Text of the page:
Architecture of the mighty v. for the people

30 10 2022

We really liked Prachatai’s post on royalist and ratsadon architecture.

Prachatai reports on the work of “Pat Kulkan, an independent researcher and AR model designer associated with Kidyang and Urban Ally, sites dedicated to the study of architecture and urban planning, and Chatri Prakitnonthakan, professor of history of architecture at Silpakorn university, author of The Art and Architecture of the People’s Party, and advisor to the aforementioned project.”

Among the standout points:

Called “Sappaya Sapha Sathan,” the new parliament building is located on Samsen Road along the Chao Phraya River. It features a golden pagoda on top of the building, which is lined with teak wood poles and houses two meeting halls for the Senate and the House of Representatives, namely Chandra and Suriyan (Moon and Sun in Sanskrit language) as well as meeting rooms and offices.

“The new parliament building is not a public building, but a sacred building. The monarchy is at the centre. The top of the building is the pagoda, the traditional Thai pagoda, it is very sacred, very traditional, turning the clock back more than 200 years ago,” Chatri said.

For Chatri, the new Parliament building is designed to create a certain feeling in its visitors.  He calls this process symbolic violence. He finds that whereas parliament buildings in other democratic countries are designed to make their citizens feel as if they hold the power in their hands, the Thai Parliament building makes visitors feel powerless.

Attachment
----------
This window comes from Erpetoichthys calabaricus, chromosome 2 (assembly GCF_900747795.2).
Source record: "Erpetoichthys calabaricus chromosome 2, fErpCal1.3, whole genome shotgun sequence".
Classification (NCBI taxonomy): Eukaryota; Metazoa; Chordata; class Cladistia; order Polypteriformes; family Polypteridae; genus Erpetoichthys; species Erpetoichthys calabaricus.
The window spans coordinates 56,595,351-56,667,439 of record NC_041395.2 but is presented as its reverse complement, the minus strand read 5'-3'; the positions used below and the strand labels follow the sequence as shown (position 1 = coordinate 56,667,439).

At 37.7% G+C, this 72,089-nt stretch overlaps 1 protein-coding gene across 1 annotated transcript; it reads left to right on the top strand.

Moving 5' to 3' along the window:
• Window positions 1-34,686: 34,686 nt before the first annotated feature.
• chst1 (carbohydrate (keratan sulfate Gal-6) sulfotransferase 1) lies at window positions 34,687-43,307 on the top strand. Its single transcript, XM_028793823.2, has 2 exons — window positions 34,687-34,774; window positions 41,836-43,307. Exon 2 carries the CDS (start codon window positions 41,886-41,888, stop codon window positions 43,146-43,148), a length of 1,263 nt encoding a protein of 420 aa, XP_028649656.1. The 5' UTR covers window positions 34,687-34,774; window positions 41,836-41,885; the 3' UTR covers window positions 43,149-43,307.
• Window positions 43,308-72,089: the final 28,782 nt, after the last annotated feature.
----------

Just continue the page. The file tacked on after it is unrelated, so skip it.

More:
“I think when we use the building under the top that has a traditional pagoda, that building will make you become small … tiny people under the space that is sacred and more powerful than you. The building changes you to a subject,” he said.

On the People’s Party and architecture:

“… the Khana Ratsadon used Art Deco style to ignore the traditional Thai order. Khana Ratsadon buildings try to give the power to the people and destroy the hierarchy of architecture. That is the meaning of ignoring traditional Thai ornament: that Thailand was now a real democracy [with] no hierarchy anymore.”

The centre of the new Thai Parliament building is the monarchy, according to Chatri, whereas the centre of the Democracy Monument is the constitution.


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